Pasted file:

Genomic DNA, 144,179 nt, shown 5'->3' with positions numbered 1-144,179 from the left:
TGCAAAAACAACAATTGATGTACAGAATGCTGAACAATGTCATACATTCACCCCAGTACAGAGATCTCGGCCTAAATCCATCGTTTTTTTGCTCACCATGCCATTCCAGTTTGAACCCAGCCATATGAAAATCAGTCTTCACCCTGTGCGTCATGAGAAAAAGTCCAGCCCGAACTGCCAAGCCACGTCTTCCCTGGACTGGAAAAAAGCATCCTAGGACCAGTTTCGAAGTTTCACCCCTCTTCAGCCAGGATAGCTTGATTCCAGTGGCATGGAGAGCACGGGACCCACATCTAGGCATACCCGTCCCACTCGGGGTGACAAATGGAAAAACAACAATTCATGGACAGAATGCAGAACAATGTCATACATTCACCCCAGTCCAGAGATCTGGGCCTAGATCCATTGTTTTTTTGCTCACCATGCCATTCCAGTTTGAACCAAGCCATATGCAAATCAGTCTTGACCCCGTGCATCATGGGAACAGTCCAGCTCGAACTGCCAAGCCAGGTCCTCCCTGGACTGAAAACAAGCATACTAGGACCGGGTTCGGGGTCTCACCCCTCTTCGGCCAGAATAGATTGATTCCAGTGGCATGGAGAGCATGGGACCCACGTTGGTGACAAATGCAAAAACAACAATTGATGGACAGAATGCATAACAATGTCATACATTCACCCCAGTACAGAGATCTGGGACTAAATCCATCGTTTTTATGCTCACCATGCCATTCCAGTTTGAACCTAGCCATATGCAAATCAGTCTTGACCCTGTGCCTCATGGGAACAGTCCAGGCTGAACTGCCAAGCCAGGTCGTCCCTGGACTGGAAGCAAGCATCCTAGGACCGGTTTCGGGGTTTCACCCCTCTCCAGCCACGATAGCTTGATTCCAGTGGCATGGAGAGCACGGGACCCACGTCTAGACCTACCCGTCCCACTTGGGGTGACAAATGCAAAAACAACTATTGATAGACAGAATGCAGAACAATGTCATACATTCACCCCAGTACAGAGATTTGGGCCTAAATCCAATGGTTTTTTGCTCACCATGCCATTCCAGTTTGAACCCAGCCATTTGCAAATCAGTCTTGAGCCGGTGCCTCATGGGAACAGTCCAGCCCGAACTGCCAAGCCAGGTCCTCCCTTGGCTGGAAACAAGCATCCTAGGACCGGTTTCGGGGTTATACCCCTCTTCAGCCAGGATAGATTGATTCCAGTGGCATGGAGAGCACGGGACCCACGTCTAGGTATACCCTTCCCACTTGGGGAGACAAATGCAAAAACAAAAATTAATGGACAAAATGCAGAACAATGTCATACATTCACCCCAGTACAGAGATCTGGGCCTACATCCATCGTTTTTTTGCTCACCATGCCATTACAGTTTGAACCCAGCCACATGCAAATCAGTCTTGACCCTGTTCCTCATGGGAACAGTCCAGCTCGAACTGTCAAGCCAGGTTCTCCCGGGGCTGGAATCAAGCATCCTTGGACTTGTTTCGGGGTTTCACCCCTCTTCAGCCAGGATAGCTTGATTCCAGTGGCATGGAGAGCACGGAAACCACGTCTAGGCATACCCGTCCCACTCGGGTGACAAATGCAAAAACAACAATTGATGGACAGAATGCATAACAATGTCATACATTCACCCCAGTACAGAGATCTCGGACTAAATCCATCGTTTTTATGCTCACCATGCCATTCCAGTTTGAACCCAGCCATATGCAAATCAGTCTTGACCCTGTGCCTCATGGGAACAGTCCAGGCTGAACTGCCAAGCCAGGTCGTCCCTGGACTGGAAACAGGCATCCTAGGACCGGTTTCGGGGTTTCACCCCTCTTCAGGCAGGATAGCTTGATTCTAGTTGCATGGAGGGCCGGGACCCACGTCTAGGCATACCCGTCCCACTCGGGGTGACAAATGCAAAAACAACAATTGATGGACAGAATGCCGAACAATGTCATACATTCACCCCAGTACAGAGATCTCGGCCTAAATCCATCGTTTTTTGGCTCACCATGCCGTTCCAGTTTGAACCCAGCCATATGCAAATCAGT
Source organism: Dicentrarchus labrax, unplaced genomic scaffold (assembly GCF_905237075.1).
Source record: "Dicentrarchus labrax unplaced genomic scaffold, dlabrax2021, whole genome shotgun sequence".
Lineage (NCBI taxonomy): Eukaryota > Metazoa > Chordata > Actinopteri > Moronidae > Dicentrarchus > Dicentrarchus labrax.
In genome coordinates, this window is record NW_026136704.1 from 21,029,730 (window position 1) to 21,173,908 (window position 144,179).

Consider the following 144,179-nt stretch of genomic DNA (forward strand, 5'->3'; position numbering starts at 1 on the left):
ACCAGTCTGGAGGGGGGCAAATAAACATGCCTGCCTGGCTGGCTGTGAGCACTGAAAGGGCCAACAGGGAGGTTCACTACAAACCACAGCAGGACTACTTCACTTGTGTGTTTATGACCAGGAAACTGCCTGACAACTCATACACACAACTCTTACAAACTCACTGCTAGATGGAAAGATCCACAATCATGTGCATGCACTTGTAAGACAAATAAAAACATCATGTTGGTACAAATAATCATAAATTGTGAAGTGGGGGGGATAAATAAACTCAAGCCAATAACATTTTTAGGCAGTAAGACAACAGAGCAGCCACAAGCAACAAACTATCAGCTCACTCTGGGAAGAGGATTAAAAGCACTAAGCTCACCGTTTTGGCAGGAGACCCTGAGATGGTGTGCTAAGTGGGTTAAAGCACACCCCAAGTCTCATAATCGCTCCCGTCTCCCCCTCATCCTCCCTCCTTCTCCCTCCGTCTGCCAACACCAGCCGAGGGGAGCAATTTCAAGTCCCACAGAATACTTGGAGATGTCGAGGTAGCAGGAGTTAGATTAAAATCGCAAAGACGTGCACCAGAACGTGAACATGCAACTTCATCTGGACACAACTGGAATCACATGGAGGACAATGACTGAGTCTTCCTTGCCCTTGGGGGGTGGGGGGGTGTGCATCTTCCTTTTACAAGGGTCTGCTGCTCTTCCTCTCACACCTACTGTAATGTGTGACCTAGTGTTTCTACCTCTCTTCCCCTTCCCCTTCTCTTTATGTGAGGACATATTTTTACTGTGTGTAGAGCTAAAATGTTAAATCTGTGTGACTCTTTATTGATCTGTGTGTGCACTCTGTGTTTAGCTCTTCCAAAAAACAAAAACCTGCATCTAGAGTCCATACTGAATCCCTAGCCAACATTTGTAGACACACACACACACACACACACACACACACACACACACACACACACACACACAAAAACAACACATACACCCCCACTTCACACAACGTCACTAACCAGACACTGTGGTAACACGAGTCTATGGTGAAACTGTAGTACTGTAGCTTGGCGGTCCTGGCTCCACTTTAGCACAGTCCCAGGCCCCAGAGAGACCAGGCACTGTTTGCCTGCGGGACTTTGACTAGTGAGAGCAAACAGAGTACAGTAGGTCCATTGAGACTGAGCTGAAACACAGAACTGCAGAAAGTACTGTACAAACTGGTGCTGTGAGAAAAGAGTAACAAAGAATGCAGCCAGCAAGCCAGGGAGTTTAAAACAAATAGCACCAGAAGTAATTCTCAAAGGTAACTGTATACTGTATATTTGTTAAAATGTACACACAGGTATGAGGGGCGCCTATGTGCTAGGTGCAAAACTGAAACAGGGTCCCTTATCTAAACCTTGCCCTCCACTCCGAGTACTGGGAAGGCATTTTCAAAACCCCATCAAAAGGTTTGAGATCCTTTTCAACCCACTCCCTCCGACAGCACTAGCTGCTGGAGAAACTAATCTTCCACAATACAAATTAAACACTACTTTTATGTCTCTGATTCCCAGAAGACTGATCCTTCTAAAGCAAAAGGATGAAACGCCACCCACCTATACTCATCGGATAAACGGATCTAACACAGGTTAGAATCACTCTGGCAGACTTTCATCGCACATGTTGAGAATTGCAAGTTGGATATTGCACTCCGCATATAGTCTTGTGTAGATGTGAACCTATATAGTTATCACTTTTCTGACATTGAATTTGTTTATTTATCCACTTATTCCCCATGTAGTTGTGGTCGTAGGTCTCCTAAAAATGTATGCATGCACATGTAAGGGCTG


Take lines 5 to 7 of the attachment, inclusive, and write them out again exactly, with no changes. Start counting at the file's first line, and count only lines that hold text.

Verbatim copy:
Lineage (NCBI taxonomy): Eukaryota > Metazoa > Chordata > Actinopteri > Moronidae > Dicentrarchus > Dicentrarchus labrax.
In genome coordinates, this window is record NW_026136704.1 from 21,029,730 (window position 1) to 21,173,908 (window position 144,179).

Consider the following 144,179-nt stretch of genomic DNA (forward strand, 5'->3'; position numbering starts at 1 on the left):